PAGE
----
Building a house and renovating an old home is never an easy feat. There are stressful events at every stage of the process. Your pulse races with the thought of construction mishaps and costly mistakes. Decision making is also harder, knowing that you’re going to live with your choice for a long period of time.
Don’t let the tension get you. Read this essential advice that will walk you through this important life event.
It all starts with strategic planning
For a project to run smoothly, one must invest their time and effort in it.
First, envision your future home. Know what you want and what needs to be done. Get inspiration from home improvement articles, nearby houses for sale, and virtual showrooms of residential properties sold online. All of these will help you manage your expectations. It will give you an idea of the designs and styles which will fit your budget.
Next, decide if you need the help of a professional. There are architects, building designers, interior decorators, structural engineers, landscape architects, and surveyors—each one of them provides services that can contribute to the success of your project. Get a recommendation from your peers or search for them online. Examine their portfolios to see if they can provide the output that you want. If you’re comfortable with the skills of the person you wish to hire, call them and schedule a consultation.
Superdraft tip: The first person to hire is always the designer. You and your architect or draftsman should draw the plan before your hire other pros on the job. The designer will normally advise if you are in need of another person for a specific job. You can also ask him or her to put up a team of people for your project. Of course, you have to review them all before you proceed to work. Work with them closely during the design process.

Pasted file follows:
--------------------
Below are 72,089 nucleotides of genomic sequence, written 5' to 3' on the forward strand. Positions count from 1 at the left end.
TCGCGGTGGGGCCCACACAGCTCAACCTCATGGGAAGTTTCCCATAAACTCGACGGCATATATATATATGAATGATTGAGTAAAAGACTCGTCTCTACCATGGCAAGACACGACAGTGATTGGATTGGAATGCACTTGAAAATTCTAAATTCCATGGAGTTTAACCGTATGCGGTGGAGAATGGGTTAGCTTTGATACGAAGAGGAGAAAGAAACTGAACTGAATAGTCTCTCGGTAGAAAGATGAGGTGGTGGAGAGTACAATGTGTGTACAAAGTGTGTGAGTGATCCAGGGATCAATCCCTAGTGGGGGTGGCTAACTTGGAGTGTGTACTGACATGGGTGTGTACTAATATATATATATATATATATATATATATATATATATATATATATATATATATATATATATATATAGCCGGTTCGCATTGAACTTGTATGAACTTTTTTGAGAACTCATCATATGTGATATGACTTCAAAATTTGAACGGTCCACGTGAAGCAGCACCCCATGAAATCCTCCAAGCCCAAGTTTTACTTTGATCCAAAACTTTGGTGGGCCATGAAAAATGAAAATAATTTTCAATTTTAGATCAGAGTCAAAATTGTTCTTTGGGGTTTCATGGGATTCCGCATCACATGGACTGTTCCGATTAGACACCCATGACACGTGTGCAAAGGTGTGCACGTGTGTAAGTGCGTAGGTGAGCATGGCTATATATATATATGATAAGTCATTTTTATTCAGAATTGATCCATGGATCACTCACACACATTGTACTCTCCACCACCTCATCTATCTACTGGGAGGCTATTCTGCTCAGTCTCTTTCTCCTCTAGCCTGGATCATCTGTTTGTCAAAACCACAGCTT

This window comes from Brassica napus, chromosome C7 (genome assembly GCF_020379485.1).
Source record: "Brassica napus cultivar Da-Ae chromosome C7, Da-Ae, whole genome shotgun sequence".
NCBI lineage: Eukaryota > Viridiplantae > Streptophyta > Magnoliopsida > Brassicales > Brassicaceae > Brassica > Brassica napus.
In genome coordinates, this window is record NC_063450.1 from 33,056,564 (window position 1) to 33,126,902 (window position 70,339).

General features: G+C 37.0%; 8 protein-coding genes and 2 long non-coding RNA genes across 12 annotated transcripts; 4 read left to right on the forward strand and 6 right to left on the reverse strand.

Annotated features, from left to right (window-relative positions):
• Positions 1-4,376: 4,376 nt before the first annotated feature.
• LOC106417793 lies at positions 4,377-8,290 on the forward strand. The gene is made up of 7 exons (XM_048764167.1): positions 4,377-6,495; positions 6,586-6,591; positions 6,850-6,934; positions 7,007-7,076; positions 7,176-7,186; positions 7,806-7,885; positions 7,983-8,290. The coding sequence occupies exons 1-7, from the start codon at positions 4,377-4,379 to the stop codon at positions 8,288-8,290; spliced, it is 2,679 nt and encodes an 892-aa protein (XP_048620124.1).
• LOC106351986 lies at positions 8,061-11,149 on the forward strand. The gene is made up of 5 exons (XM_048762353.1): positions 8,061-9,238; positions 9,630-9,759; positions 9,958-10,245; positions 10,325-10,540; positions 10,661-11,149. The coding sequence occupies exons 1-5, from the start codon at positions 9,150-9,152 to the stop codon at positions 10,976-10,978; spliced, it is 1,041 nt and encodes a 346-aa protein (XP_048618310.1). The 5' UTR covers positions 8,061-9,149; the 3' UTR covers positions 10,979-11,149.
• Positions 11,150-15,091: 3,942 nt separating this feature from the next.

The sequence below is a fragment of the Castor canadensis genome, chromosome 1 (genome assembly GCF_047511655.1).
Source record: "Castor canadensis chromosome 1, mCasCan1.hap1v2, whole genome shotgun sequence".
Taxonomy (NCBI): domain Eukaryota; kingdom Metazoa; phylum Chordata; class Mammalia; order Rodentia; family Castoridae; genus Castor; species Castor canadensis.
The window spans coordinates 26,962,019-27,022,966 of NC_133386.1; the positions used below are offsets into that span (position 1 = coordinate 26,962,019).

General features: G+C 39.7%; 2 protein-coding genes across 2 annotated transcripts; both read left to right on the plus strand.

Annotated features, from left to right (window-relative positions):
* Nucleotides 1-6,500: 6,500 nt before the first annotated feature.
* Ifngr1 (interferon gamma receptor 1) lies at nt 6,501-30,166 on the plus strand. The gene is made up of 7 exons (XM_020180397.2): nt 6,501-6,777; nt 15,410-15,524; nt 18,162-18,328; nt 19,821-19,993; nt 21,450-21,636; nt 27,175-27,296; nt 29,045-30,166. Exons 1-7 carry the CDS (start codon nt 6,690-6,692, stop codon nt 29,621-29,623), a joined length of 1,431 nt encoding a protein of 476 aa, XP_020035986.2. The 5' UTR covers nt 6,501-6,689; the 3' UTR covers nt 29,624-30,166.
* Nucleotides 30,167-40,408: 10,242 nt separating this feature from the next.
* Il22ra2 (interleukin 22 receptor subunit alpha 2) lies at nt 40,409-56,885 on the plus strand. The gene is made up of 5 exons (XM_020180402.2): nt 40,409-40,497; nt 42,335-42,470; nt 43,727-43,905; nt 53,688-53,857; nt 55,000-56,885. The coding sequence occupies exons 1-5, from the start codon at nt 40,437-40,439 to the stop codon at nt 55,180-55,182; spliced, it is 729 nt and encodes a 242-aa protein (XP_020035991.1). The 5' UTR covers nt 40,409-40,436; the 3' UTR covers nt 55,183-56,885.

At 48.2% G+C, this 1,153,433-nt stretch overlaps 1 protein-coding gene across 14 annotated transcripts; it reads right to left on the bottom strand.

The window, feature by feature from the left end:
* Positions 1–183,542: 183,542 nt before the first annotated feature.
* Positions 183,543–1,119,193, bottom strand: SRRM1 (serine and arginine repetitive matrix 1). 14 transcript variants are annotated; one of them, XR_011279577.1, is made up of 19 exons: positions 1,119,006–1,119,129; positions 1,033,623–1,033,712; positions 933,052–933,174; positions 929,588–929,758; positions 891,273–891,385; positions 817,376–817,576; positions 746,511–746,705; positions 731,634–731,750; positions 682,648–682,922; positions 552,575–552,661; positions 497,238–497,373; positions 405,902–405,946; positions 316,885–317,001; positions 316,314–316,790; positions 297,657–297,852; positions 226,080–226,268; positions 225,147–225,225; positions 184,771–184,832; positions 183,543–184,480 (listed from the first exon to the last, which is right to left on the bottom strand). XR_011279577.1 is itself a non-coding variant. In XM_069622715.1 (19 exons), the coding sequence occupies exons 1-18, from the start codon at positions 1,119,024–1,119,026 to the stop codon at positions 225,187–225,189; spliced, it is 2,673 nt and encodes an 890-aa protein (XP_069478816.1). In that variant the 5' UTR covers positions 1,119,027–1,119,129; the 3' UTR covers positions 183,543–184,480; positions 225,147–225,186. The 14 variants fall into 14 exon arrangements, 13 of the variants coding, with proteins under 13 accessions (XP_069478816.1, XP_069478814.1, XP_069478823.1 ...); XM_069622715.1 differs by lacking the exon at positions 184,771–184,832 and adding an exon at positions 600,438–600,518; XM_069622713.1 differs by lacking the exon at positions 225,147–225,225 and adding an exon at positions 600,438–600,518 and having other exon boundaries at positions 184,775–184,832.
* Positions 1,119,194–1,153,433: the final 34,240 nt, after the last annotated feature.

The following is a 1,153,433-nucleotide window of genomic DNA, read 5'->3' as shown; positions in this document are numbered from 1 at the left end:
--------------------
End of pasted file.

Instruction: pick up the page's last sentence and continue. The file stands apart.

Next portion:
The last set of people you need are the builders. Aim to get quotes from at least three best builders in your town. Don’t always go with the cheapest value. Examine and see who has the most competitive offer from the three. Be smart about your decisions—that’s the only way you can save time and money in the process.
Make sure there’s a written agreement between you and the builders
Prepare a detailed outline of works complete with the agreed time frame, construction costs, list of products to use, and the finish of the surfaces. Both parties must sign and have the copy of the document. If possible, prepare a formal and legal contract with the contractor. Do this to protect you from builders who failed to do their jobs.
Hope for the best but prepare for the worst living conditions
Major construction work requires homeowners to move out of their home until the project is completed. You and your family should stay somewhere safe, where everyone can continue their daily lives. However, you, the head of the project, must pay a visit with the contractors every day. Check on your project and the people you hired.
If you choose to stay, you should make way for the ongoing construction. Seal rooms so the dust won’t spread from one area to another. Talk about dust and waste management with the head of the builders. Ask them to put protective sheets around the area where you will stay. Aside from a room to sleep, you should assign an area where you can temporarily station a microwave and a sink. This is where everyone can have their lunch without worrying about the dust and dirt getting on their food.